When my husband married me, he thought he was getting an ambitious, college educated, modern woman. Fifteen years later, I can confirm that he ended up with an old fashioned, yoga pant-wearing, stay-at-home-mom, with a strange but fierce passion for writing stories no one outside a very small circle has read.
It’s not that I don’t work. It’s just the thing I work at is not likely to bring any significant financial contributions to our household. We’re fine now financially, by the grace of God, but we haven’t always been.
Several years ago, our world-as-we-knew-it ended when he lost his job. It was hard, scary, and emotionally trying, but my husband didn’t waver. He didn’t cloister himself in pity or shame. He didn’t wait around for the “right” job to come along. He went out and found work–hard, humiliating, dangerous work. Work for low pay and no benefits. He did it, and we survived.
When he’d had enough of that low-paying, benefit-less job, he joined the army, and promptly faced deployment to Afghanistan. Earlier in our marriage, I might have thought that was the worst thing that could happen (except for, you know, the worst thing), but by then, I knew it wasn’t so awful. His paychecks were steady and sufficient. The kids and I had everything we needed. We would be okay.
He left on a Sunday in March. The next day, I walked my kids to school, came home, cracked open my little laptop, and typed, “Chapter One.” I wrote, and wrote, and wrote, and wrote. Morning, noon, and night, I filled the screen. I took the laptop to bed, and wrote before I went to sleep and when I woke up. I carried it around the house with me and wrote standing up in the kitchen, sprawled on the couch, and perched on a chair at the dining room table. I finished one full-length novel and started another during those months.
My momentum slowed as the homecoming date neared. I wanted him home more than anything, but a new fear creeped in. I had had the luxury of ordering my days, and spending my time however I liked. When I had to share my life again, I would no longer have that. The door, I felt, was about to close on this secret writing life, as it should.
It had been so long since we’d had anything resembling a normal life, I figured I would close the laptop and devote myself fully to giving him back a normal life. I did it willingly, unbegrudgingly, and without a word about it.
The year that followed was wonderful for my family. It was a year of peace, and thriving, and fully appreciating each other. The bitter stuff had turned out to be sweetening elixir. We were very happy.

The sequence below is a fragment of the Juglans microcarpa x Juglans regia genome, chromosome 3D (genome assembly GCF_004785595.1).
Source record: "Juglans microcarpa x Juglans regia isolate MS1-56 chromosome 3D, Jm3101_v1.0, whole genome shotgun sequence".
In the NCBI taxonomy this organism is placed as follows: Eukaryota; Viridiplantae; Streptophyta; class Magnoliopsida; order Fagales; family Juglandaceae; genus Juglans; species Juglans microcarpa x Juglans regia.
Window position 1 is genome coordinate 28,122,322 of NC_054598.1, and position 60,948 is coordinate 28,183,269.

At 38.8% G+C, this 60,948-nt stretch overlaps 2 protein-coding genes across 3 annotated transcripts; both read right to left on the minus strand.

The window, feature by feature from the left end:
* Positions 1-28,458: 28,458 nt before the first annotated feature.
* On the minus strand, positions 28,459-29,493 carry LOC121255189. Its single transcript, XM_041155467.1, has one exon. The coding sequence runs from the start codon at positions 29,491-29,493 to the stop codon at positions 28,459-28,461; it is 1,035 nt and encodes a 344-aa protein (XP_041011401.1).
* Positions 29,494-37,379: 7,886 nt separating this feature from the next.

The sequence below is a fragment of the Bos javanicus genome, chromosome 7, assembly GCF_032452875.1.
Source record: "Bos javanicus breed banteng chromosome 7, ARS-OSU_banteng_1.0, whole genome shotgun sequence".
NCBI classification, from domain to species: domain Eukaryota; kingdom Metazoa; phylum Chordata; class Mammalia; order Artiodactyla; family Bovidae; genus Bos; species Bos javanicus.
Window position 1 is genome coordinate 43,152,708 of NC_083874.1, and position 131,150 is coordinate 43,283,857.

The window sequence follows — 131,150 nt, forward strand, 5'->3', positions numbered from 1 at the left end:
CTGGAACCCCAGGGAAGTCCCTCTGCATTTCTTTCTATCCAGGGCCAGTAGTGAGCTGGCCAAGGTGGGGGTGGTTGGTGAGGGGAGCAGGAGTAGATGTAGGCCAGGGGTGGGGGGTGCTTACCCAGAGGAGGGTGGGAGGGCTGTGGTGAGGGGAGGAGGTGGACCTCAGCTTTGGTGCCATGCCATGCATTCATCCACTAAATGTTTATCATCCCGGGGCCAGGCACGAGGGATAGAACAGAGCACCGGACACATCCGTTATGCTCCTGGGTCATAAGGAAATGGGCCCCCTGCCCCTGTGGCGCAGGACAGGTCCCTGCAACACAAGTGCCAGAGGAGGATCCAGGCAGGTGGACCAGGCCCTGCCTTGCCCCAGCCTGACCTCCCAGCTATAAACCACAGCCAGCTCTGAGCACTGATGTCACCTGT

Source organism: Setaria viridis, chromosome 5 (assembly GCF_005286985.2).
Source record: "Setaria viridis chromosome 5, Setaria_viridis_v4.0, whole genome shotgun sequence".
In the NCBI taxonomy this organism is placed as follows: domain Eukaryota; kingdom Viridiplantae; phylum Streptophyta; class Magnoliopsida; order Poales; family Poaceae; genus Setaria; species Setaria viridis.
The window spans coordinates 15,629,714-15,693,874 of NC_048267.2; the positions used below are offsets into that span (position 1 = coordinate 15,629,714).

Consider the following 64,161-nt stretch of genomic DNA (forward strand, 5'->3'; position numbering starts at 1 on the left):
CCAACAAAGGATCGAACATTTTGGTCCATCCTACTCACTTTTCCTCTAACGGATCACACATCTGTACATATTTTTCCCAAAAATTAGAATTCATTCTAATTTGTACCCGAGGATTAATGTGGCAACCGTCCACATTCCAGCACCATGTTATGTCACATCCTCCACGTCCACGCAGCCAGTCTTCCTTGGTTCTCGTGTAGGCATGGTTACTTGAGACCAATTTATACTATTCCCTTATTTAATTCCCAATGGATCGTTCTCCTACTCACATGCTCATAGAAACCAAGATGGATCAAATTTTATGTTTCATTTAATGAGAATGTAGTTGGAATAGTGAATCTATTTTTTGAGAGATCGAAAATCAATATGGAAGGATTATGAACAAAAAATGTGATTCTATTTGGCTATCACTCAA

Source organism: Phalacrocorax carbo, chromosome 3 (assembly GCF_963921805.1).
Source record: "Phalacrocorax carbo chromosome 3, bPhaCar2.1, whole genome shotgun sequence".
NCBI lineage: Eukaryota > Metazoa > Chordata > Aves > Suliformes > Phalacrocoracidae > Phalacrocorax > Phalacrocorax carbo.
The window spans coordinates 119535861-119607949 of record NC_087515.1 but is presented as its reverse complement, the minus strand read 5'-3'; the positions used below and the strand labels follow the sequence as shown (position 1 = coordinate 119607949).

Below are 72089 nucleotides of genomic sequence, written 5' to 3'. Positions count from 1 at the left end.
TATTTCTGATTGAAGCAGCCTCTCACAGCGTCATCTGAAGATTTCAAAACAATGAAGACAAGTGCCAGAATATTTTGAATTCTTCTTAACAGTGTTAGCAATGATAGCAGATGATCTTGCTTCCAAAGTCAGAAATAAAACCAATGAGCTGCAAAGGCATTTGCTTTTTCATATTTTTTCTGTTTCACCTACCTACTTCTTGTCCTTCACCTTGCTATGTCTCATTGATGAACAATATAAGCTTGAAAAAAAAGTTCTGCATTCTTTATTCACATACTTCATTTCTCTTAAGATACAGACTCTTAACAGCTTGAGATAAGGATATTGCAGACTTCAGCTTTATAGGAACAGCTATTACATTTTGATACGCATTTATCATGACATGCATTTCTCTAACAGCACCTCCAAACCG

I continued to work in fits and bursts on my writing, quietly and privately, and only when the house was empty. I learned a lot about the fiction writing world. I joined ACFW. I lost a few contests. I realized how little I knew about the craft of writing. I began to have some serious doubts, and contemplated giving up often, pondering why I even began. All of this insecurity churned internally because secrecy had become so ingrained during that year.
He knew I had written some stories. That’s about all I was willing to say about it.
One night that spring, we had a rare night out, just the two of us, and I had an even rarer glass of wine. With these despairing thoughts about my writing work so pervasive in my mind, I did an unexpected thing. Aided by the wine perhaps, I told him, with a slight grimace, that I’d completed four manuscripts without any promise or indication that anything would come of it. “I’m sorry.” (I might have slurred a teeny bit.) “I know it’s weird.”
I confessed an old persistent fear. Ever conscious of the possibility of the rug of employment being pulled out from under our feet again, I feared that if I didn’t…do something with all this, if I had nothing to show for all the work, he would want me to give it up and do the hard thing, the right thing, like he did. He would want me to face reality and get a real job.
But he said, amazingly, and not for the first time, that he liked me being home. He liked the calm and stability of our lives. The money he made was enough. And why didn’t I just go for it? What’s stopping me?
Just like that. Like it was a no-brainer.
When he got up to use the bathroom, I sat there, looking at his empty seat, remembering how my writing started: with that little laptop–an early birthday gift from him. He had always supported me. He had always known. It was I who had forgotten. It was I who had clammed up, and felt like hiding it for no other reason than my own stupid, irrational, devilish insecurities.
I realized then how truly rich I am, not because of my husband’s paychecks. That’s only a small part of it. God did give me a husband, who does earn money. My needs are met, and I can say from personal experience that’s huge and not something to take for granted.
But bigger than the financial stability is the gift of a husband who still, after all this–after all we’ve been through–the losses, the starting over, the struggle, the hard work, the time apart, the distance, the letting go of old ideas of how our lives would go, he still doesn’t ask me to quit my dreams.
That is such a good gift–to have someone make sacrifices for you, to trust you with your dreams when you don’t entirely trust yourself, and to let you carry on quietly in slow, dogged pursuit.
So life hasn’t turned out how I thought it would. Neither has my marriage, or my writing work. I haven’t even turned out how I thought I would. And I thank God for that. All of it has been far more challenging, more beautiful, and more rewarding than anything I would have written myself.
Because of the guy who married that naive, bright-eyed, over-confident girl fifteen years ago, all of it is still being written. I still pray for my writing with open hands, knowing that what ever happens with it, my husband will be rooting for me, giving himself for me, and urging me on.